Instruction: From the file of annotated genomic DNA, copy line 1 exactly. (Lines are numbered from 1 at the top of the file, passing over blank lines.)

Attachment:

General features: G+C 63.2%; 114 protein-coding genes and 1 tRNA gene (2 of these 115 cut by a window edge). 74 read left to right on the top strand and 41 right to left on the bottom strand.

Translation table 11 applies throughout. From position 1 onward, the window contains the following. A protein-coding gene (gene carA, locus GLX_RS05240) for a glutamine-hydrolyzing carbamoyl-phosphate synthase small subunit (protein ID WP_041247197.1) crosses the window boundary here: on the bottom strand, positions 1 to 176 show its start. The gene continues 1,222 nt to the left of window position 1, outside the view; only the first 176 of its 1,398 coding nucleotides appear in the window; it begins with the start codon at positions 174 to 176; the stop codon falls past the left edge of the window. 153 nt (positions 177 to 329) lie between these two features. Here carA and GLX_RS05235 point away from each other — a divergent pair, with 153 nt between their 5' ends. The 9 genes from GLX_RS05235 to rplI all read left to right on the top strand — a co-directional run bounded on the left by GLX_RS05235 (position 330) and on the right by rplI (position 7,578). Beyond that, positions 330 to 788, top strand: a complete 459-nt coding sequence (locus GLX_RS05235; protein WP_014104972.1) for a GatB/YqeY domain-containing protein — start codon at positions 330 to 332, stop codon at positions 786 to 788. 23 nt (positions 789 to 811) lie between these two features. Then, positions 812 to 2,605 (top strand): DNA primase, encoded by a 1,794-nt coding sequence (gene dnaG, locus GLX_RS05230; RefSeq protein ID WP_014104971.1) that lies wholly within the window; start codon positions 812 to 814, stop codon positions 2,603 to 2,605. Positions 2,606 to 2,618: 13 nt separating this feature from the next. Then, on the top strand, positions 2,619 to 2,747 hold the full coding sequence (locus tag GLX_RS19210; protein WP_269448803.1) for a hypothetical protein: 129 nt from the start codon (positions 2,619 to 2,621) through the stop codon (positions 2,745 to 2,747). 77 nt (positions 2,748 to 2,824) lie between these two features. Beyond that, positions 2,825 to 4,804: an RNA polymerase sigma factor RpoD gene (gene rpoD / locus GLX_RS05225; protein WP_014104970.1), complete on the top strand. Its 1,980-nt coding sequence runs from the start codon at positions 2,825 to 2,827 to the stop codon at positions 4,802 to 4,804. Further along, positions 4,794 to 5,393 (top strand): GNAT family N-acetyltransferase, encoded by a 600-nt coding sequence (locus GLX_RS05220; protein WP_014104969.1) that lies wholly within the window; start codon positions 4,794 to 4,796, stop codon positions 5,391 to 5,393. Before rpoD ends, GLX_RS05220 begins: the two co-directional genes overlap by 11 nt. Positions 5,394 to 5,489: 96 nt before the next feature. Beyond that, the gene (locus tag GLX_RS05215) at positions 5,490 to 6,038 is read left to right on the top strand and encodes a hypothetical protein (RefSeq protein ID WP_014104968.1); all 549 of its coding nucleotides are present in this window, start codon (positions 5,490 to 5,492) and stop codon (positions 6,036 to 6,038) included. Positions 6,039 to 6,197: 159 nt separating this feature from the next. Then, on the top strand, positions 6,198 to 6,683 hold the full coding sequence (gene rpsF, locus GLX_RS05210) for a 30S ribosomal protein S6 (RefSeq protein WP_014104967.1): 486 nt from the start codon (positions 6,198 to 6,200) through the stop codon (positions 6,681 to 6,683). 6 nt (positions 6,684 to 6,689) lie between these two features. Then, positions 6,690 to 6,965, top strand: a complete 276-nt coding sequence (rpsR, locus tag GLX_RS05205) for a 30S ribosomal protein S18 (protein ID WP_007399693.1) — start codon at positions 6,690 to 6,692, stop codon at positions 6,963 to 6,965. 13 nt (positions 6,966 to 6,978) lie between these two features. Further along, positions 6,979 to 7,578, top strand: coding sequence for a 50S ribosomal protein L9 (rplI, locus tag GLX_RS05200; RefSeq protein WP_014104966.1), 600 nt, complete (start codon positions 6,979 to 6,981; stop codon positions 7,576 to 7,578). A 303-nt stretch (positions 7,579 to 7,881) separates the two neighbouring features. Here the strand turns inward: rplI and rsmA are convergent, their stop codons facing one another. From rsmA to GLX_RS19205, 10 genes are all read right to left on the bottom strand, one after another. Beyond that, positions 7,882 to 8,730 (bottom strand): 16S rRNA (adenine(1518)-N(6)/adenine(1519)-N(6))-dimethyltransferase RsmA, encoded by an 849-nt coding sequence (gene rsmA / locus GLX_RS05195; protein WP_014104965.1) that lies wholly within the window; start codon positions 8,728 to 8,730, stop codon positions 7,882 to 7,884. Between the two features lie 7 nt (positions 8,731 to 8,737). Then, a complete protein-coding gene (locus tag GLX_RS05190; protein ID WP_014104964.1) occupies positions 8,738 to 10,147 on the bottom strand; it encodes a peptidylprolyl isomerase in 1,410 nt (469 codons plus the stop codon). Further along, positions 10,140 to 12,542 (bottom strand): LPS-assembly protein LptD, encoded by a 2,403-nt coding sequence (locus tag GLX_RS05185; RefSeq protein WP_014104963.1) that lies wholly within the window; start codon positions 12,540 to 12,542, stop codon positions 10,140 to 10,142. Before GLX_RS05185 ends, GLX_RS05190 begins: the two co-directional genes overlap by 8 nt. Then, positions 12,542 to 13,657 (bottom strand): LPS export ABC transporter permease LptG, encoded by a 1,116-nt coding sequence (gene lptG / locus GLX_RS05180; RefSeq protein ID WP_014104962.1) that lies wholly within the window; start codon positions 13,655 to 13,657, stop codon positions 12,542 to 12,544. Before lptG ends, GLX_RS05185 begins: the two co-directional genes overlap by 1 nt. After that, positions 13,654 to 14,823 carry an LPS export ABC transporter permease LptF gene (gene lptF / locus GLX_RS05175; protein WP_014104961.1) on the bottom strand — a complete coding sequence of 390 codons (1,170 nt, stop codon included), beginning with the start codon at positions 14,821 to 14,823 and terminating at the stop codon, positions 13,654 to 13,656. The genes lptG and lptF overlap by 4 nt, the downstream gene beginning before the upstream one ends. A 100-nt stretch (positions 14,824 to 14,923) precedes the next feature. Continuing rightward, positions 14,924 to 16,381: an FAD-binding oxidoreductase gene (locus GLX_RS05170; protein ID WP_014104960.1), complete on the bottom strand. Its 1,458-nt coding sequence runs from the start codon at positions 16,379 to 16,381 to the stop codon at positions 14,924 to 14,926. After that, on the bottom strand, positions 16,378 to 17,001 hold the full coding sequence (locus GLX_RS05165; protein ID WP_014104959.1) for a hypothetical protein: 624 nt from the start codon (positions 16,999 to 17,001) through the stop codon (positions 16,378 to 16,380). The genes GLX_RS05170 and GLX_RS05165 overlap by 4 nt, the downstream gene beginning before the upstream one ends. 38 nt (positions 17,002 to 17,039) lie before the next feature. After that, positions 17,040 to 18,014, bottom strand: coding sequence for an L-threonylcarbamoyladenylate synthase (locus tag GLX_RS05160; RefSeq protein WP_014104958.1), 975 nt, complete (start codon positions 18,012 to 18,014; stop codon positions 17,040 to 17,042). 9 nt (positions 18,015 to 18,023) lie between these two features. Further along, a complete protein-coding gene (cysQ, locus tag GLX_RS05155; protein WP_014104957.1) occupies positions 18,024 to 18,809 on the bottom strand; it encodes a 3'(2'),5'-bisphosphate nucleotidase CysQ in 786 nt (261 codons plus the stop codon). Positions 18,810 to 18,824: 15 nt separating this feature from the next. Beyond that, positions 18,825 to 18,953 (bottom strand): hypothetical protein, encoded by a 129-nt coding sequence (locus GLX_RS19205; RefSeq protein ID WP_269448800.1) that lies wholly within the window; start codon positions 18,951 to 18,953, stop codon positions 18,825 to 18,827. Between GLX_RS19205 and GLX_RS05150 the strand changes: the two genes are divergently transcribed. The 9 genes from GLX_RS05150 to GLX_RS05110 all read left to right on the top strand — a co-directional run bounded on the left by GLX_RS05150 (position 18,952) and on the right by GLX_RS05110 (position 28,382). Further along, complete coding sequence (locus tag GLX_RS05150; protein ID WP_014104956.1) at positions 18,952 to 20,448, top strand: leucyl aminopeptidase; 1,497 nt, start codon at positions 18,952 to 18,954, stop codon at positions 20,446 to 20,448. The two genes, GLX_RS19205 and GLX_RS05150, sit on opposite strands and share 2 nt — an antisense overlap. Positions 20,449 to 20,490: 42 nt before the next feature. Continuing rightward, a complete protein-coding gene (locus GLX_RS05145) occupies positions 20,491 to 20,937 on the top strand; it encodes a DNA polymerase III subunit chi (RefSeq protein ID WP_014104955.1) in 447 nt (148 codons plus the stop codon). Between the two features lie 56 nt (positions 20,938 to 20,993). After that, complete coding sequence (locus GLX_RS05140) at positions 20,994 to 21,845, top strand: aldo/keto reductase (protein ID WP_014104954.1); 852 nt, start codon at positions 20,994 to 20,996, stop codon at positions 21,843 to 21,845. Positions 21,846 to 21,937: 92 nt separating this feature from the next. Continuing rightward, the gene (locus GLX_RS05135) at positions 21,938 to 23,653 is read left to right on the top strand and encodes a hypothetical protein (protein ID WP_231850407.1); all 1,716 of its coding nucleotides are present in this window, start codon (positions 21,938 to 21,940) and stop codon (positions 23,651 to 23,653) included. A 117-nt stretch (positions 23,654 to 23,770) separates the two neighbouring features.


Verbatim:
General features: G+C 63.2%; 114 protein-coding genes and 1 tRNA gene (2 of these 115 cut by a window edge). 74 read left to right on the top strand and 41 right to left on the bottom strand.